Hi ITK Community!
Sanity check here about Nyquist-Shannon sampling theorem and resampling images to be isotropic. I have read through the online example . I have also read the sinc approximation paper .
Setup I have CT data that is captured at 0.5 x 0.5 x 2.0 mm resolution. I want my data in 1.0 x 1.0 x 1.0 mm resolution for quantification purposes (FEA, actually).
Theory Following classsic DSP theory, I would do the following.
I apply a low pass filter (say Gaussian) in the X and Y directions at a spatial frequency of 0.5 mm^-1 (Sampling frequency is 1 mm^-1 so Nyquist frequency is 0.5 mm^-1).
Then, I would drop samples in X and Y and zero order hold in Z.
Then, I would apply a low pass filter in Z at 0.5 mm^-1.
This all makes sense from a classic DSP approach. I avoid aliasing in X and Y with prefiltering and I get a reconstructed filter with postfiltering in Z.
Interpolation Filter The problem arrises with the concept of interpolation in the ITK Resample filter.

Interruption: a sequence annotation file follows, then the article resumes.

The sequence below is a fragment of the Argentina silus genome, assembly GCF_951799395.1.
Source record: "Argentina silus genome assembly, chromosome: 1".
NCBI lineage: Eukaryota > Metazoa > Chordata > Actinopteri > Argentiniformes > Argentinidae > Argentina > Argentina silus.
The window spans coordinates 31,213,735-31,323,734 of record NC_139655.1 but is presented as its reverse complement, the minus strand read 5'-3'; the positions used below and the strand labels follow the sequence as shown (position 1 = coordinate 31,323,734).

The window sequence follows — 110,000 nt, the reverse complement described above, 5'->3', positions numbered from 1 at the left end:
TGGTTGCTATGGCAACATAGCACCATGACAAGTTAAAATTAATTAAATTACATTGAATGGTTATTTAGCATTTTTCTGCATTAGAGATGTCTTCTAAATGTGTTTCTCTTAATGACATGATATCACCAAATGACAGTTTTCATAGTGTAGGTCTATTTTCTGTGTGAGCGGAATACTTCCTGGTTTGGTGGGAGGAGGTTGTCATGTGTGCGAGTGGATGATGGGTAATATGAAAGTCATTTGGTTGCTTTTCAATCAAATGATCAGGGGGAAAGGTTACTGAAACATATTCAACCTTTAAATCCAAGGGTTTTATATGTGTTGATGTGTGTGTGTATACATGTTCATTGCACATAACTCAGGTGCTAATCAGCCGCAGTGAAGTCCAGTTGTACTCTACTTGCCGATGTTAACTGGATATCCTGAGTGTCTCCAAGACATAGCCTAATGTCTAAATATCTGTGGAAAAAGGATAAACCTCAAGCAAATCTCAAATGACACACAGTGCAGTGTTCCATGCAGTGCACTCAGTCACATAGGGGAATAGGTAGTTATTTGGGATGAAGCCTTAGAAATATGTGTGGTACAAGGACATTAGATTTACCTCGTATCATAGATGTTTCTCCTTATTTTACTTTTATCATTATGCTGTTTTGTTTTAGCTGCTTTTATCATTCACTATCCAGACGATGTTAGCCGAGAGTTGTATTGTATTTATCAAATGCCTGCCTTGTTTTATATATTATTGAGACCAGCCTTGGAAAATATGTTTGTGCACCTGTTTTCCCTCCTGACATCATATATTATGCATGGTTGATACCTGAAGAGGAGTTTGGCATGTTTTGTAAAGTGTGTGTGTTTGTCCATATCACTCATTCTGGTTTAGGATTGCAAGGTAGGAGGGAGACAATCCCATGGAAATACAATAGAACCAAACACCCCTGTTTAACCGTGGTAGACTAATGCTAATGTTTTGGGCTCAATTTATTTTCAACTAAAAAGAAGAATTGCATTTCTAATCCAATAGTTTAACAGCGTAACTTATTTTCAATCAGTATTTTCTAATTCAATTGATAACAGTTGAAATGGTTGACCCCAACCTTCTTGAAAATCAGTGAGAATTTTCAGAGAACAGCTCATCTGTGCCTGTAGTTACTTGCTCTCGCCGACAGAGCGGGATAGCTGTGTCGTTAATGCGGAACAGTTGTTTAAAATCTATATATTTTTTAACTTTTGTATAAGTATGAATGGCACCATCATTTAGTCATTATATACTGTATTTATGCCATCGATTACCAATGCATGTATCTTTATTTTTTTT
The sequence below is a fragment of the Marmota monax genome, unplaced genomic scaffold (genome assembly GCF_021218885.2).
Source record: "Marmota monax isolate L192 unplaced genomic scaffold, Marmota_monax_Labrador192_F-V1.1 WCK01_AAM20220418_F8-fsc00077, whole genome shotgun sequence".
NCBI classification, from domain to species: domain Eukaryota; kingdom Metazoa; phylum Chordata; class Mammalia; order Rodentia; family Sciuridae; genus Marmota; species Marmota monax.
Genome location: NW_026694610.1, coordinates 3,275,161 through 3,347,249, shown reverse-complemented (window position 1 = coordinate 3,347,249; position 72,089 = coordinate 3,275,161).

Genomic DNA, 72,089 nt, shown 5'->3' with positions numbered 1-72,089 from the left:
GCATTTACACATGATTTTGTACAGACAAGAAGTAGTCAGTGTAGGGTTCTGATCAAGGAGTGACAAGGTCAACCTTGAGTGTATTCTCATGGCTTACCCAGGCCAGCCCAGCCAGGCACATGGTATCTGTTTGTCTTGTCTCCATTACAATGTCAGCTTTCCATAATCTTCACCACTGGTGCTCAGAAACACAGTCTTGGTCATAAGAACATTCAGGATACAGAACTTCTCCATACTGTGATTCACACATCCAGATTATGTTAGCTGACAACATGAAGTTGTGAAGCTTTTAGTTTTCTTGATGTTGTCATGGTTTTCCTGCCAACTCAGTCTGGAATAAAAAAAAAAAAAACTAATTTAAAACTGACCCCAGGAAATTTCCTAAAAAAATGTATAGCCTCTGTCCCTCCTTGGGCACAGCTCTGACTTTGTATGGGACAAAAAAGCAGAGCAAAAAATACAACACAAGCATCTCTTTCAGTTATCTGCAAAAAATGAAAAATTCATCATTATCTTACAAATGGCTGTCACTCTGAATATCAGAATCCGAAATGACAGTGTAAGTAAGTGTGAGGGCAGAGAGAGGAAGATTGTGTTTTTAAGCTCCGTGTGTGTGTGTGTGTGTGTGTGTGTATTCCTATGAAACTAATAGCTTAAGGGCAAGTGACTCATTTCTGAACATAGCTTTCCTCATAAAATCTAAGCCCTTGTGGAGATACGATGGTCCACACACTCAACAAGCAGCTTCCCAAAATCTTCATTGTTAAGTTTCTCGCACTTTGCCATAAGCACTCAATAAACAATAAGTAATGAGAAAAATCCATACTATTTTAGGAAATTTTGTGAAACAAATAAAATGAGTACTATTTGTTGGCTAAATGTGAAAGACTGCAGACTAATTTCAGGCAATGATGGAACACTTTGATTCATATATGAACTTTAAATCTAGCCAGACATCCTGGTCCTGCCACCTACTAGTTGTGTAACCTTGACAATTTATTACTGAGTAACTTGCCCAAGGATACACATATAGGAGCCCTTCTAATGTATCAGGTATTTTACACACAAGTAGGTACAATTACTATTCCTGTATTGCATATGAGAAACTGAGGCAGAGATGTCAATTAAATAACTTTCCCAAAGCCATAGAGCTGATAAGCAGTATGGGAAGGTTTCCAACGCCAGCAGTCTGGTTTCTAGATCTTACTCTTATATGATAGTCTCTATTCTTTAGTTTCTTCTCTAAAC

In the online example , X and Y are blurred with a Gaussian filter and a linear interpolator is used for resampling. Let’s say I use a Hamming Windowed Sinc interpolator. I map a point from the isotropic image to the fixed image, sample by convolving the Hamming Windowed Sinc, and store that value. This effectively causes blurring in my input image, similar to the effect of prefiltering.
Question If I use a proper interpolation filter (3rd order BSpline, windowed sinc) I do not have to prefilter my image. I will have minimal aliasing because I am effectively prefiltering my image in the interpolator. Is this correct?